Defensive stock sectors such as utilities, real estate, and consumer staples have been leading the market in recent months, and these sectors still have big upside ahead in the face of the protracted trade conflict with China, and growing concerns that the U.S. economy may be headed toward recession. "We’re moving from the perception that this is late-cycle to a belief that it’s end of cycle," said Mike Wilson, chief U.S. equity strategist at Morgan Stanley, in a new report, adding, "During the most recent growth scares in late 2015/early 2016 and 4Q18, the defensive cohort outperformed secular growth by 25%. So far, the outperformance has been around 12%, or about half of what I expect to see before it’s over."
Significance For Investors
Wilson continues: "In the past year, defensive stocks and bonds have been the place to be, not growth stocks, particularly on a risk-adjusted basis. While growth stocks resumed their leadership during the first half of the year, they relinquished it again in mid-July, which is when the positive correlation between bonds and stocks reversed."
For the year ending on Sept. 30, 2019, the S&P 500 Index (SPX) rose by just 2.15%, while utilities gained 22.90%, real estate advanced by 20.68%, and consumer staples were up by 13.42%, per S&P Dow Jones Indices. Meanwhile, S&P 500 growth stocks gained a mere 1.68%. The year-to-date figures for 2019 show smaller differences in performance, but defensives have continued to lead: S&P 500 +18.74%, utilities +22.29%, real estate +26.64%, consumer staples +20.60%, and growth stocks +19.67%.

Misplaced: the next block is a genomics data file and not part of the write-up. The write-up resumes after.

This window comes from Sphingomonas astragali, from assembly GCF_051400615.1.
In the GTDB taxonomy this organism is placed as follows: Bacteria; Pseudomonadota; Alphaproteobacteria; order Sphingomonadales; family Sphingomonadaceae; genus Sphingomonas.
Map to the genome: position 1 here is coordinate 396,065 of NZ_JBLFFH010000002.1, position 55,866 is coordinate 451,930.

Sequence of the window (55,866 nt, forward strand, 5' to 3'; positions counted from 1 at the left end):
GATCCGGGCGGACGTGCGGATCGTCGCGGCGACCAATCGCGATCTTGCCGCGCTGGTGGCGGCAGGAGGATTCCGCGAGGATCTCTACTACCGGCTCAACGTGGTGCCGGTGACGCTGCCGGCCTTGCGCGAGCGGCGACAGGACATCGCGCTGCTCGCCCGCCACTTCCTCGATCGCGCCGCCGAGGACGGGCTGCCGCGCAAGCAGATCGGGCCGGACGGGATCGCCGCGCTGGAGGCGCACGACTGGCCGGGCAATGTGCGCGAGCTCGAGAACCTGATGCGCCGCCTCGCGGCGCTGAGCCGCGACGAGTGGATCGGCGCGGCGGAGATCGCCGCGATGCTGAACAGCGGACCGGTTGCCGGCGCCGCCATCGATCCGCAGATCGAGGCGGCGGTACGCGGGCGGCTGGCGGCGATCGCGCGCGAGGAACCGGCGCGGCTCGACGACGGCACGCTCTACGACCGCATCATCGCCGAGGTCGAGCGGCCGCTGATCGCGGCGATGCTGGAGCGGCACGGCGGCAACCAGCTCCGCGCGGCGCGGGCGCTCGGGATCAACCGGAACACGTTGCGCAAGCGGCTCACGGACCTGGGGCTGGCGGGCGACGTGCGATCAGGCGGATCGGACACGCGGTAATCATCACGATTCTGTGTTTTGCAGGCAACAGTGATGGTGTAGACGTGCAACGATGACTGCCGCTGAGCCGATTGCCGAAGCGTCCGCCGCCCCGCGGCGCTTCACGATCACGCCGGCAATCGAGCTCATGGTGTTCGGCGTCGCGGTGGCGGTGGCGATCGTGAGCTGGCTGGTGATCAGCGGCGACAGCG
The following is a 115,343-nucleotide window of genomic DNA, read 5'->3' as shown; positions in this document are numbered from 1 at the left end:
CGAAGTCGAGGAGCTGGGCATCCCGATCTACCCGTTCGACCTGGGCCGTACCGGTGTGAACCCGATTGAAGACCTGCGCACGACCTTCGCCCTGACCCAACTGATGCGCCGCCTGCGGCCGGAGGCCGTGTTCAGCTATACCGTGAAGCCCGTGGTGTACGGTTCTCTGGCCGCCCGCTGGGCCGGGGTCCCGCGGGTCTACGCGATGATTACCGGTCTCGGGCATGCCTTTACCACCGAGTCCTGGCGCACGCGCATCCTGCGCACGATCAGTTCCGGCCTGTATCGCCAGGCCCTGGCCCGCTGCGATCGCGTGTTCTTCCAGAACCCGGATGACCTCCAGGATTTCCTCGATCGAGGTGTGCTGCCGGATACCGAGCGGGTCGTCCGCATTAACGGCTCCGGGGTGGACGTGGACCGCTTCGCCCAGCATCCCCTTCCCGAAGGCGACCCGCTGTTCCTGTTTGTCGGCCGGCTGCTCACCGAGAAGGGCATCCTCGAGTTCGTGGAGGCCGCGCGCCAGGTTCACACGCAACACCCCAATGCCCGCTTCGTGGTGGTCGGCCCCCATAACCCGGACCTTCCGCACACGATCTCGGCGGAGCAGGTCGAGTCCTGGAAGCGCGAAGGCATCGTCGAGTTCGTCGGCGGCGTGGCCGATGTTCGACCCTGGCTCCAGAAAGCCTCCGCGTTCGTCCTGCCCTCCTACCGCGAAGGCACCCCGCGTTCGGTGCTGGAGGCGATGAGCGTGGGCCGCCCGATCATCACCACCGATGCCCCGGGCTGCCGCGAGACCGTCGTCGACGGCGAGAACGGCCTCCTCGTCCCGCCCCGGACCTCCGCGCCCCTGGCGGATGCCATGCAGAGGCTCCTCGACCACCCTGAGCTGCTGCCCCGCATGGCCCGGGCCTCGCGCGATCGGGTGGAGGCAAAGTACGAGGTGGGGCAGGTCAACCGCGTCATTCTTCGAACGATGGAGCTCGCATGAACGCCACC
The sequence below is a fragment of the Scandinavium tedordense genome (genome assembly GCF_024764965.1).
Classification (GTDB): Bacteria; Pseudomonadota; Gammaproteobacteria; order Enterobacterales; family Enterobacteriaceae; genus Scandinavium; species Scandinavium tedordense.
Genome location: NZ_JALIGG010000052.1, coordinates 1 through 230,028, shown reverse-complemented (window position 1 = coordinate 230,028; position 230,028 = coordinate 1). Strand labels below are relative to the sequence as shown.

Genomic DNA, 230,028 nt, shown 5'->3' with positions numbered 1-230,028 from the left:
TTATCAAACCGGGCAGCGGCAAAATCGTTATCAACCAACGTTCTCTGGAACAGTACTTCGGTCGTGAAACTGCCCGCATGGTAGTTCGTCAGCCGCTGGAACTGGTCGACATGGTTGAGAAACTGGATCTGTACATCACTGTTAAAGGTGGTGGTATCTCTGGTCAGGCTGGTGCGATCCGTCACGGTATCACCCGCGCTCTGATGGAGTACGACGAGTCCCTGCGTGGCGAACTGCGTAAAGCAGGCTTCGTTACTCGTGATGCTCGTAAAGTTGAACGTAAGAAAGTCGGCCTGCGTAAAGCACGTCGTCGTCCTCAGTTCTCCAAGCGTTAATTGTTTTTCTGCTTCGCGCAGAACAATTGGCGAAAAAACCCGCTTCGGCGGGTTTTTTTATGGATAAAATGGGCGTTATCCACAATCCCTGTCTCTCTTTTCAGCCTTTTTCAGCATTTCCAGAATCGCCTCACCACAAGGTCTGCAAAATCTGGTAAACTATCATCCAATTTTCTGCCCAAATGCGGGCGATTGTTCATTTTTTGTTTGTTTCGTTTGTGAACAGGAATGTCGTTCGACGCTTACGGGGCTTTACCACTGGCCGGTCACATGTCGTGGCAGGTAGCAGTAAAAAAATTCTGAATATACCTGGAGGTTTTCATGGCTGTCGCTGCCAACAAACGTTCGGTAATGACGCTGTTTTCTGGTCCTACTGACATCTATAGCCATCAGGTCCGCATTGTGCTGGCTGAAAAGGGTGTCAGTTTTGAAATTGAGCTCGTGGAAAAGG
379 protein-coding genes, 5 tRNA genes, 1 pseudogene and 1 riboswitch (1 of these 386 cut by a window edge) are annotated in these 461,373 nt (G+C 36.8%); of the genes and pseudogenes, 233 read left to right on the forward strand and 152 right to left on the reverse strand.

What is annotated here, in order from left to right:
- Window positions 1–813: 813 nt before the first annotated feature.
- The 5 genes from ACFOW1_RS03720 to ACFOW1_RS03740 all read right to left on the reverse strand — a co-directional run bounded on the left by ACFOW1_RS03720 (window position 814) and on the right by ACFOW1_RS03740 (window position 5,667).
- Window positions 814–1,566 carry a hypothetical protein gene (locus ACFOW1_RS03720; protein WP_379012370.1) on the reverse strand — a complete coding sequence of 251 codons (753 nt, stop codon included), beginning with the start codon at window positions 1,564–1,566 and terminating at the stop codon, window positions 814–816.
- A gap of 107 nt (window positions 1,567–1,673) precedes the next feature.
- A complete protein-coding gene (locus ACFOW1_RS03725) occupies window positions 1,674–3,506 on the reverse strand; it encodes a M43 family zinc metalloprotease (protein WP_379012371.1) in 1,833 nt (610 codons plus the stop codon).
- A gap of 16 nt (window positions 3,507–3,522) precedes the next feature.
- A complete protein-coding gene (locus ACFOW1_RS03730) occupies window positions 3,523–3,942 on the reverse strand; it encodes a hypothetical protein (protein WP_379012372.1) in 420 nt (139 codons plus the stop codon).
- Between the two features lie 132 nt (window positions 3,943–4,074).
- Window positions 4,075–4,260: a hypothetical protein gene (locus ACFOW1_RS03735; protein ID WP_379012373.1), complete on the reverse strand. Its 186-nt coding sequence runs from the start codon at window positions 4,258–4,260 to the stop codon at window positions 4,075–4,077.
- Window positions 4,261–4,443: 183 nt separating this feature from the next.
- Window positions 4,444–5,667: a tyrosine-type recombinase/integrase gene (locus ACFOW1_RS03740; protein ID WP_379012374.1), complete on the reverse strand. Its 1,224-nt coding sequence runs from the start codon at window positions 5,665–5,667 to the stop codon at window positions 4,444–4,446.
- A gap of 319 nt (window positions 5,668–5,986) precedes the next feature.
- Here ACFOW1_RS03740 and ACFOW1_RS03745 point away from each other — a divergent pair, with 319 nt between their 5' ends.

- Defensive stocks are market leaders, outperforming growth stocks.
- Strategist Mike Wilson of Morgan Stanley remains bearish.
- He sees rising risk of recession and stock market declines.
- Wilson recommends investing defensively.
In particular, Wilson is gloomy about the U.S. economic outlook. "My view remains that the risk in Fed scenarios is weighted towards significantly more cuts because growth is slowing much more than many seem willing to acknowledge, and the risk of a recession has increased materially," he wrote.
If that were not enough, he offers yet another reason for bearishness about the market. "The recent failure of We Company to go public is reminiscent of past corporate events marking important tops in powerful secular trends: United Airlines’ failed LBO in October 1989, which effectively ended the high yield/LBO craze of the 1980s; the AOL/TWX [AOL/Time Warner] merger in January 2000, bringing the Dotcom bubble to a close; JPM’s [JPMorgan Chase's] take-under of Bear Stearns in March 2008, which signalled the end of the financial excesses of the 2000s."
“People are nervous,” Peter Jankovskis, co-chief investment officer at Oakbrook Investments, told Bloomberg. “They see signs of optimism but they’re also wary that these things have broken down several times already. They’re putting their feet back in the water with names they suspect will hold up if these hopes aren’t realized,” he added.
In this environment, Morgan Stanley's Wilson says his firm is recommending a long defensive/short secular growth pair "as a way to capture what could be the next move in this cyclical bear market--pricing a recession whether we have one or not."
And a weakening U.S. consumer could put more pressure on the markets. “What we saw in the recent U.S. GDP report was a divergence between the manufacturing side of the economy (still weak) and consumer side (stronger),” Keith Lerner, chief market strategist at SunTrust, told Barron's. However, “the latest tranche of tariffs, if enacted, are much more focused on the consumer,” he said.